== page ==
• the extent to which resistance and cosmopolitanism or globalisation can be reimagined • conditions or grounds for a social revolution in big public international art events • and, a version of aesthetic which is not devoid of the political
The Kochi-Muziris Biennale will throughout the thesis remain the frame within which I explore this association of ideas. The study does not aim to arrive at one certain path towards necessary answers or solutions. It is rather about exploring those ideas, in the detailed context of a specific cultural event, for productive perspectives and directions that may help guide cultural, political and aesthetic action in pursuit of a more just form of resistance, cosmopolitanism, globalisation, and social change. When focussed on my particular case, the Kochi-Muziris Biennale, these aims translate into the following research questions:
• In which ways, if any, can the curatorial, artistic and public practices of the Kochi-Muziris Biennale be re-inscribed into a history of third-world utopian thinking that answers the need to re-imagine and make new futures?
• What does the Kochi-Muziris Biennale tell us about the ability of art to break away from its classist and hierarchical (local, regional, national and global) character? • What answers does this Biennale provide to the question as to the importance for
contemporary art, artists and art institutions to seek inclusion in existing models of cosmopolitanism and internationalism?
To explore these questions in the following chapters, I adopt the method of critical visual and document analysis, combined with field observations on the site of the Biennale itself, all of this with a view to produce a critical conceptual analysis of the relation of art, society and politics as manifested in my material. As for this material, I rely on Kochi-Muziris Biennale’s official publications as well as on secondary documentations, and existing scholarship, criticism and commentary relating to the Biennale. Importantly, my analysis of these written documents is juxtaposed to the analysis, partly reached through in situ-visits, of the local contexts and debates that surround the Biennale.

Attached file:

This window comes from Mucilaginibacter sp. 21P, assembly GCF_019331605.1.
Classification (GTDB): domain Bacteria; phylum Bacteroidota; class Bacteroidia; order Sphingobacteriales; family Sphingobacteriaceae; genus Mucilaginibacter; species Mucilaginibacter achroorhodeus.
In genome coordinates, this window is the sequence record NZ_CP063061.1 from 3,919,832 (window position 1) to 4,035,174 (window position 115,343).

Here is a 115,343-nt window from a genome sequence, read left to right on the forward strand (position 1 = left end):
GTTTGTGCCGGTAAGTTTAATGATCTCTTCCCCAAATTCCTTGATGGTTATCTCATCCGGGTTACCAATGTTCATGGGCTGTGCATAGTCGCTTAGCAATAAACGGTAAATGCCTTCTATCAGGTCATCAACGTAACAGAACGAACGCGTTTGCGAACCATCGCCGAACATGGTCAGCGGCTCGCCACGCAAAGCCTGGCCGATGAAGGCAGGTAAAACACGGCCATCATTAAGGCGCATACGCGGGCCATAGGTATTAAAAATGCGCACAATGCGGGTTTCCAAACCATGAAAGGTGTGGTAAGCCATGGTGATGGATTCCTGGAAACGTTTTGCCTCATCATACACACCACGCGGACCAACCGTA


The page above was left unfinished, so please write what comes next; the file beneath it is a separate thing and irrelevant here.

The thesis is divided into three chapters. Chapter One addresses the problematic of binaries, representations, and hegemonic perspectives in the construction of post-colonial nations’ identities. It centralises the work The Darker Nations by Vijay Prasad to study the envisioned utopia of Third-World project and its consequent demise. The chapter focusses on
identifying and analysing the relation between the biennales and the Third-World project by locating them within the historical context of their construction. Through this deconstruction, the aim is to revisit the agenda and resistance subjected in Third World nations identities to ultimately construct new futures informed by it.
Developing the argument from here, Chapter Two is a descriptive and detailed analysis of Kochi-Muziris Biennale. It presents a visual analysis of artworks and in-depth analysis of selected features to bring into debate the Biennale’s purpose, approach and impact. With this chapter I aim to show that the Kochi-Muziris Biennale is building an eco-system where dialogue, resistance and local public’s acceptance is more important than what we may understand if we only expect it to establish a dialogue with the ‘global’. Thus, in an attempt to find Kochi-Muziris Biennale’s decolonial standing and possible ways to de-construct and re-construct, the chapter will centralise Biennale’s dynamic relationship with the art world, the public, and its political authority (the state of Kerala and India’s central government).
Finally, Chapter Three then engages with critical analysis of a few important artworks from the 2018 edition. The intention of this analysis is to judge the Kochi-Muziris Biennale’s stature and capacity to hold critical perspectives and dissent. As Kochi-Muziris Biennale situates its identity in a mythological port-town of Muziris, the chapter interrogates the Biennale’s overall purpose and its call for a theorization from the perspective of a mythological cosmopolitanism. As I will suggest, this call creates a possibility to theorize an identity which could transcend the hierarchies established in our current understanding of the ‘global’. Developing critically on this possibility, the analysis finally synthesises possible ways to conjure up different realities and new narratives to the future; hopefully leaving us with an expanded definition of our global in the process.